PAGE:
You talked about going into the cops completely green and coming out as a 30-year-old, in a sense
fairly sickened partly by what the job involves. What did that do to you?

It had a profound effect on me. And the biggest mistake I made - look, hindsight's a wonderful
thing. I should have stayed in the company fraud squad 'cause I was dedicated to exposing blokes in
Zegna suits who were taking pensioners for millions of dollars in their office and weren't being
treated the same way that a bloke that walked in with a hood and a sawn-off .22 to the State Bank.

Most cops of course get confronted by having to turn a blind eye to something or at least being
asked to do that, and you did too.

Yeah, I did. I caught a very high profile... ..or a son of a high profile hotelier speeding
recklessly along Beach Road. And I put the report in and I was told quite bluntly by the
superintendent that the report had not been recommended to go to the court. So the traffic fine was
pulled out and there was a steam and dry iron delivered to my place and that was the payment. So
how about that?

You saw much more of that stuff?

I saw a lot more. You just accepted that as being normal because you were supervised by sergeants,
inspectors and superintendents who were brought up in that culture. The culture of the police
department when I was there with the chief commissioner started off as a constable, you know,
throwing drunks out of the Prince of Wales Hotel.

How tough were you?

Not very tough. I was tough cos I had a badge and a gun.

Did you fire the gun?


Other than target practice?

Yeah, I did as a matter of fact. I was out in the market garden one night at Cheltenham when I was
with Cheltenham crime car squad. And just at this particular stage, I decided that a couple of
areas needed a bit of surveillance. Where I was, as a kid, I knew there were a couple of good hills
of rabbits around. I got a pair of rabbits and presented them to the night-shift barbecue. Probably
the only time I shot my gun.

Rex, you must have been a champion juggler too balancing, as you were, being in the police, then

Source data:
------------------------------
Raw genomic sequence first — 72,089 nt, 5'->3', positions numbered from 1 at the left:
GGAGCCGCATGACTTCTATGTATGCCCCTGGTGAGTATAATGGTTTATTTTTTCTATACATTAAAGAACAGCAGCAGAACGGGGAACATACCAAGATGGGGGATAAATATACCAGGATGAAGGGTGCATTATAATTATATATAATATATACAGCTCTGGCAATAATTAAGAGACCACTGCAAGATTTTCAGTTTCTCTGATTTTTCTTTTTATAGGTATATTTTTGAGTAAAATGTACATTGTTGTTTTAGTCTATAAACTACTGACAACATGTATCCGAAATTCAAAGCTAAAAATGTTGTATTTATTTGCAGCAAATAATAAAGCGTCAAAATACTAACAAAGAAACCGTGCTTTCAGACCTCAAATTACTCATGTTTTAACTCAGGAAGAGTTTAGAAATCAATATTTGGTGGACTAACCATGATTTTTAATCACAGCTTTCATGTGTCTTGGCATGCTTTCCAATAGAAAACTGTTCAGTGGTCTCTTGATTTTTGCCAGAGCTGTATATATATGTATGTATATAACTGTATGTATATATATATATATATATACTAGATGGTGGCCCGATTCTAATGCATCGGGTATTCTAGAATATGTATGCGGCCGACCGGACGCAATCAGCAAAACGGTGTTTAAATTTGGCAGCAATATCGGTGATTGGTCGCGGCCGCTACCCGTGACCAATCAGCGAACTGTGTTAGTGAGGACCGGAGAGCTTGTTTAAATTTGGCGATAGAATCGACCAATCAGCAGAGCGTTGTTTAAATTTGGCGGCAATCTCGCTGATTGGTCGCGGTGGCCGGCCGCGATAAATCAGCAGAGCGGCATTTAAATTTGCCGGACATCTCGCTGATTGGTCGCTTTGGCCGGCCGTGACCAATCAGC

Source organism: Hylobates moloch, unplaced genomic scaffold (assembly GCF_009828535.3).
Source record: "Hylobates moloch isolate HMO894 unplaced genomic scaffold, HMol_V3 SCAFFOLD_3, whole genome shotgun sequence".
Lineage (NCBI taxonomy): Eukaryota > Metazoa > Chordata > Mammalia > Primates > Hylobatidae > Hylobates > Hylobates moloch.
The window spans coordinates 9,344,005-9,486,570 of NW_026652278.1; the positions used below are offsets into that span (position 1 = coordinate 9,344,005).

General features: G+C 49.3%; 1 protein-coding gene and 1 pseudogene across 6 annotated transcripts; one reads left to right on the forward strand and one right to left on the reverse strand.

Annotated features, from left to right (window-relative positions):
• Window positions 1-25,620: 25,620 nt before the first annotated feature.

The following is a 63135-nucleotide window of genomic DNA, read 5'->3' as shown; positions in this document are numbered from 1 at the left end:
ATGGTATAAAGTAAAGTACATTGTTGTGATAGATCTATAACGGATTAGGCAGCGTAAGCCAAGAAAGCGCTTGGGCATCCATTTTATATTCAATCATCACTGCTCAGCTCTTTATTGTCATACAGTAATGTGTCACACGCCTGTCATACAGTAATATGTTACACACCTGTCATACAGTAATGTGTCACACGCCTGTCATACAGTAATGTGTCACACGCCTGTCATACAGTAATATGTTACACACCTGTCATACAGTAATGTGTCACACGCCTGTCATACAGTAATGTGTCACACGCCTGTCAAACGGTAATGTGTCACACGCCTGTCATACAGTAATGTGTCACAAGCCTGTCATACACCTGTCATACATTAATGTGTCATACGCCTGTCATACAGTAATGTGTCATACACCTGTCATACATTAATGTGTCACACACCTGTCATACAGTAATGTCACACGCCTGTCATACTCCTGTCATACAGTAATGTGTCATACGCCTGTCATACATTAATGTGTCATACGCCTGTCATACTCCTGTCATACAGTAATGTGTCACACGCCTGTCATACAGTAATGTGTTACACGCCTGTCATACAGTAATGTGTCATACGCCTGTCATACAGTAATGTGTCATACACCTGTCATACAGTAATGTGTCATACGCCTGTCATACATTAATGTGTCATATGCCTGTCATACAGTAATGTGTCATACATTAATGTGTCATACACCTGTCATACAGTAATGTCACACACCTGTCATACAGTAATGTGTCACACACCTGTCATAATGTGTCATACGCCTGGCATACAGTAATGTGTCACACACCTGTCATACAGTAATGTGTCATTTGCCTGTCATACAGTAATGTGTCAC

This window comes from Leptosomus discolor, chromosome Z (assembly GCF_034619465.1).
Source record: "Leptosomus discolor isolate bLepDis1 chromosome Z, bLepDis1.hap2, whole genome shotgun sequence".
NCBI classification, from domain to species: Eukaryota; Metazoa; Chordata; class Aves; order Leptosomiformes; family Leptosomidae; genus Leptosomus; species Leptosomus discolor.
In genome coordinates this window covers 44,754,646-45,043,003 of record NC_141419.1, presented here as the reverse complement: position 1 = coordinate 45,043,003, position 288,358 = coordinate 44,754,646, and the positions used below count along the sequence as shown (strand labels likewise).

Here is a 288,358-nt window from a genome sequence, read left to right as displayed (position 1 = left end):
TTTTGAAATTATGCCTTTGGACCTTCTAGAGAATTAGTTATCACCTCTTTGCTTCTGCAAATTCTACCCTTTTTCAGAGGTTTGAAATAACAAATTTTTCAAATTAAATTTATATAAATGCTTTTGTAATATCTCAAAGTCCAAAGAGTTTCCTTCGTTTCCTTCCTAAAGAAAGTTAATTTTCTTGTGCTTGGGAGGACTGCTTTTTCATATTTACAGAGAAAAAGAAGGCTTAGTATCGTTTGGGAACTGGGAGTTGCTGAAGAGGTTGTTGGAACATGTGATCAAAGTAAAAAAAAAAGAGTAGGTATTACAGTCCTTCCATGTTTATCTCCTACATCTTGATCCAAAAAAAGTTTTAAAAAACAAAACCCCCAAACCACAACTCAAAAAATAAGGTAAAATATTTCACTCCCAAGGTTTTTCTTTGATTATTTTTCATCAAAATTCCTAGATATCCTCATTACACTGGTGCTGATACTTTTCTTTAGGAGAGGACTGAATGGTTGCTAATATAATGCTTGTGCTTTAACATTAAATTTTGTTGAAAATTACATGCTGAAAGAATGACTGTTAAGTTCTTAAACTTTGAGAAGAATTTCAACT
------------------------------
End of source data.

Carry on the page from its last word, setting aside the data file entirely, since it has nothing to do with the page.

later being in the army and at the same time, being in first class football. CHEERING

Straight through the eye of a needle. The Parkdale Football Club - my second home in the '50s and
'60s. I used to cut oranges for the firsts and seconds, run the boundary for the thirds in return
for an old worn-out footy. And then I'd get it, hop up over there, BOOM! the lights would come on,
and that's where it all started.

COMMENTATOR: Rex Hunt, John Nichols.

My VFL career started in 1968.

..good kick by Hunt towards half forward...

And the seven years I spent at Richmond were just absolutely unbelievable. Culminating with the
highest honour in 1969 and 1973 as a member of the Premiership side. And I was one of them. The
little fat kid from Parkdale!

It's got to be Hunt once again. Look at him.


He's been the dominant man in the aerial battles all day, Rex Hunt, and fitting into centre half
forward like the manner born. as mark No. 12...

11, I think. 11 i

s it?

I wanted to further my career in the police department. In 1974 I moved to Geelong where I was a
big fish in a small pond and I did really, really well.

Hunt is unmarked as Hewitt passes to Rex Hunt.

And after two years, I then transferred back to St Kilda where I was a policeman at St Kilda and a
footballer at St Kilda.

Now looking for Hunt. That's...Hunt wins. Wonderful anticipation by Hunt. Great judgement.


Will Clarke to Rex Hunt and has kicked the goal.

Did you have a big following among the girls?

No, I was frightened of girls. I was so shy. I...

Shy with a big voice?


You've got to clear this up.

Well, I was still shy and unsure of myself because for quite some time, I didn't believe that I
belonged. I didn't believe that I belonged as a policeman with a badge and a gun, I didn't believe